In 2014 the Canadian Chamber of Commerce delivered a report entitled, “A Battle We Can’t Afford to Lose: Getting Young Canadians from Education to Employment.” In 2012, the Canadian Manufacturers & Exporters association delivered a report entitled, “Canada’s Manufacturing Labour Market: A Reality Check for Canadian Industry and Government.”
The Province of Nova Scotia launched a new provincial Workforce Strategy in 2011. In fact, going back more than a decade to 2006, the Halifax Chamber of Commerce delivered a Policy Statement entitled, “Nova Scotia Skills Shortage.” From these reports we know our region and nation is facing workforce challenges. These challenges are now impacting businesses looking to hire suitable employees and job seekers searching for suitable employment.
Within Colchester County and across Nova Scotia, I’ve heard businesses in manufacturing and retail express difficulty finding “the right person,” i.e. to hire a person with the right skills and aptitude for the role. I’m sure this challenge occurs in other sectors as well. I’ve also read about the challenge of high youth unemployment throughout Canada.
I’ve heard the blame placed on many factors including; Millennials lacking work ethic, Boomers refusing to retire although they could afford to, education not equipping graduates with the right skills creating a skills gap, demographics – an aging and shrinking workforce and business not providing opportunities for those who lack experience. Placing blame will not solve the issue; working together will give us our best chance for success.
Government, educators, and business leaders appear to be aware of the issue and solutions are starting to be worked on. On March 30, 2017 The Globe and Mail ran a story on The Vector Institute in Ontario which is a non-profit independent facility.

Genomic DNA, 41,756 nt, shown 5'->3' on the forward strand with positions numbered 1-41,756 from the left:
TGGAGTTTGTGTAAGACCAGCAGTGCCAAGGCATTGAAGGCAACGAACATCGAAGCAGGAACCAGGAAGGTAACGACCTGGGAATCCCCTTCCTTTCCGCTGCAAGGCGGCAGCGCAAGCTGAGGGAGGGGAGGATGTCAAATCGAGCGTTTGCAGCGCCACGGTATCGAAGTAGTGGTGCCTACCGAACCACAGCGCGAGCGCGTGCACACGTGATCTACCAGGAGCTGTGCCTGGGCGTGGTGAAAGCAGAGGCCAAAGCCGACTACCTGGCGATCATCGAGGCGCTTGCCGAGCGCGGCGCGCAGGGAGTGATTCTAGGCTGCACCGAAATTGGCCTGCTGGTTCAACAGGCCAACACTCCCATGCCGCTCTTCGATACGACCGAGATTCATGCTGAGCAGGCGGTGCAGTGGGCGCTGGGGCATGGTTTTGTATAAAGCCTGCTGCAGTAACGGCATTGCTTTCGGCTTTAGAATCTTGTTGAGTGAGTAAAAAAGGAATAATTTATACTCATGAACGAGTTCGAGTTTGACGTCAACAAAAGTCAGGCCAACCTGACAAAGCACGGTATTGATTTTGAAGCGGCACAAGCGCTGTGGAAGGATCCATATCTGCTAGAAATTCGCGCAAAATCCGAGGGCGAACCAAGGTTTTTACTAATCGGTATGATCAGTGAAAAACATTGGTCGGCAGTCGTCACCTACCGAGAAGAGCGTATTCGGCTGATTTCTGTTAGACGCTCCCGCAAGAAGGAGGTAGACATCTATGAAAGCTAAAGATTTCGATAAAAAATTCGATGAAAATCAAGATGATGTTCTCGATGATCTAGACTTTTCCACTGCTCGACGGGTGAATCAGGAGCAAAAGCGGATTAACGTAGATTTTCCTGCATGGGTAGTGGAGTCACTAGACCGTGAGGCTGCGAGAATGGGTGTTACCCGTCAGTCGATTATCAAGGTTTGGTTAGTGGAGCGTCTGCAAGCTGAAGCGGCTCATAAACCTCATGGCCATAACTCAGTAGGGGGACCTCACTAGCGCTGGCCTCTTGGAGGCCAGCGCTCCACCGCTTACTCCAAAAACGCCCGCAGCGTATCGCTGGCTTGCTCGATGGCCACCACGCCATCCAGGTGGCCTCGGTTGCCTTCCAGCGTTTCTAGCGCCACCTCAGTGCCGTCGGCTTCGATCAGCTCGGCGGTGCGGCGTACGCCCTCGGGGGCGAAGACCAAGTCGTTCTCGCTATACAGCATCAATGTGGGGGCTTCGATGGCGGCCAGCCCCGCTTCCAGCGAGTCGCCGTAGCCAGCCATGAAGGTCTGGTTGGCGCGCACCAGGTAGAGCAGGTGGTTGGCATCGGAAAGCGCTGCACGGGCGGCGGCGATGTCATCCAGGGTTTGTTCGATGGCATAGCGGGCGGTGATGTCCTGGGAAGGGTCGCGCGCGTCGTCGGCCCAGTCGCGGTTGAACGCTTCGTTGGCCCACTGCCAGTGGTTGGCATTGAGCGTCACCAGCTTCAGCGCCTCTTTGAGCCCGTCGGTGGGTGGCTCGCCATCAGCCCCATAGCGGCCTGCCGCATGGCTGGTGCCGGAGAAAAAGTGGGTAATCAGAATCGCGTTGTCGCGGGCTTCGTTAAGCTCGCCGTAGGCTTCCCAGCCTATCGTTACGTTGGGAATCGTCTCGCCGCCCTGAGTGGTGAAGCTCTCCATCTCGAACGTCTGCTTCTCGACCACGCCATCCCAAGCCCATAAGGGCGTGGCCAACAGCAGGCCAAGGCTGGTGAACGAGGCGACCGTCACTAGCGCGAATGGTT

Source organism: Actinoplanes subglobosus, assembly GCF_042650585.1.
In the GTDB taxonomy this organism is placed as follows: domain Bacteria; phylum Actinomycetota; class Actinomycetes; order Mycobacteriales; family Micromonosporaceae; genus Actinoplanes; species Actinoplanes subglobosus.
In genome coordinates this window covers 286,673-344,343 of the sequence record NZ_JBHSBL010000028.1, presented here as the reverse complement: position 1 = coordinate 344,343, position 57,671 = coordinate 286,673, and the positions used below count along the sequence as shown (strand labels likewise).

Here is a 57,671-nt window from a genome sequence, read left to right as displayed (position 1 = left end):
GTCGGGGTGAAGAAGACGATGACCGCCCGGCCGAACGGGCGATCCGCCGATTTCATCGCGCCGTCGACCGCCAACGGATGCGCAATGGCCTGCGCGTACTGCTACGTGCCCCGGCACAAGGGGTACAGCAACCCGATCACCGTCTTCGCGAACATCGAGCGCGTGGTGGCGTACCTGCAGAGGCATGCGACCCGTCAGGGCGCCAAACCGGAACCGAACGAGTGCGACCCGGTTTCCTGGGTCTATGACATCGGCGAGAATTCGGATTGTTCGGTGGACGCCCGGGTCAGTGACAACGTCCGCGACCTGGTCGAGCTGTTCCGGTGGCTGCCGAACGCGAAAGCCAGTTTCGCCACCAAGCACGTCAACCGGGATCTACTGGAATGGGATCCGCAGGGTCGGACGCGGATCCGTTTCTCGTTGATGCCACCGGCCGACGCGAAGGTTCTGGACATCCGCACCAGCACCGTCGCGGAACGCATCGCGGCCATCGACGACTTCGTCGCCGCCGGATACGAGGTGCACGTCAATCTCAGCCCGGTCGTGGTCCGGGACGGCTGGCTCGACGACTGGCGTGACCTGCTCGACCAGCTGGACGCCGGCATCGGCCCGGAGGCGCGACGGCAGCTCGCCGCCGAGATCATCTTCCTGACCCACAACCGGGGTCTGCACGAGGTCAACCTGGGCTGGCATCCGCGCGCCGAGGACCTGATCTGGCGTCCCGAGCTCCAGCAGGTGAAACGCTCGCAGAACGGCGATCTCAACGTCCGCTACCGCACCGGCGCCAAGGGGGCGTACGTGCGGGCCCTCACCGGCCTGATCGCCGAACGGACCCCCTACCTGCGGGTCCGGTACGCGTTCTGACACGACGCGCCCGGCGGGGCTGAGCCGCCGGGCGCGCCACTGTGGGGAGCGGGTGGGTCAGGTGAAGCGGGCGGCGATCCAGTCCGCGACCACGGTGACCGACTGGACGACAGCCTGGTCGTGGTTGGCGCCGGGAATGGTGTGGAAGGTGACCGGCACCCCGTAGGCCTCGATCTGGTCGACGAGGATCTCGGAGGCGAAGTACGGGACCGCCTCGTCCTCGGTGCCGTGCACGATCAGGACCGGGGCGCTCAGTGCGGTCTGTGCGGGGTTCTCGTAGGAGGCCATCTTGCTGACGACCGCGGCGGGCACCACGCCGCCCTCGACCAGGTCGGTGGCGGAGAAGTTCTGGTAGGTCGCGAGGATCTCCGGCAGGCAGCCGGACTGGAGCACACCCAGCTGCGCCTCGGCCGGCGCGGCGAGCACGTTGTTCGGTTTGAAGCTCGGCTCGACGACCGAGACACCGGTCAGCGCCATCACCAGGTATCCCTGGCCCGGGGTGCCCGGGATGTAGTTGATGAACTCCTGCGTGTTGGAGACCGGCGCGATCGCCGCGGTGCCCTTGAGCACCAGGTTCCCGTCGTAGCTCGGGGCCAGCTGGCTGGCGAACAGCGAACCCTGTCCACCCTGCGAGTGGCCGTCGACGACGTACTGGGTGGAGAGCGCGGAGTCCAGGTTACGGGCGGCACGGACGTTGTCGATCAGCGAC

Significant funds, $90 million from the federal and provincial government plus another $80 million from corporate donors was pledged. The goal being to understand the impact of Artificial Intelligence (AI) on the workforce and create more advanced degrees in AI fields to equip young Canadians with the future skills that will be in demand.
In our region, solving this issue will also require effort and cooperation between educators, the business community and governments to adapt and to ensure future job seekers have the right skills for future jobs. The Truro and Colchester Chamber of Commerce recognizes this issue and has formed a Youth Committee to focus on Youth Retention in our community.
We are also engaging our business community to play an active role to help match the available workforce with available jobs. We are in the early stages of planning an exciting event in the fall to bring businesses and job seekers together in an “open house” format. If you are interested to be a part of this (either as a host business or job seeker) we’d like to hear from you. I encourage you to contact the Chamber and follow our website at www.trurocolchesterchamber.com.
Alex Stevenson is a Manager of Commercial Banking at CIBC in Truro.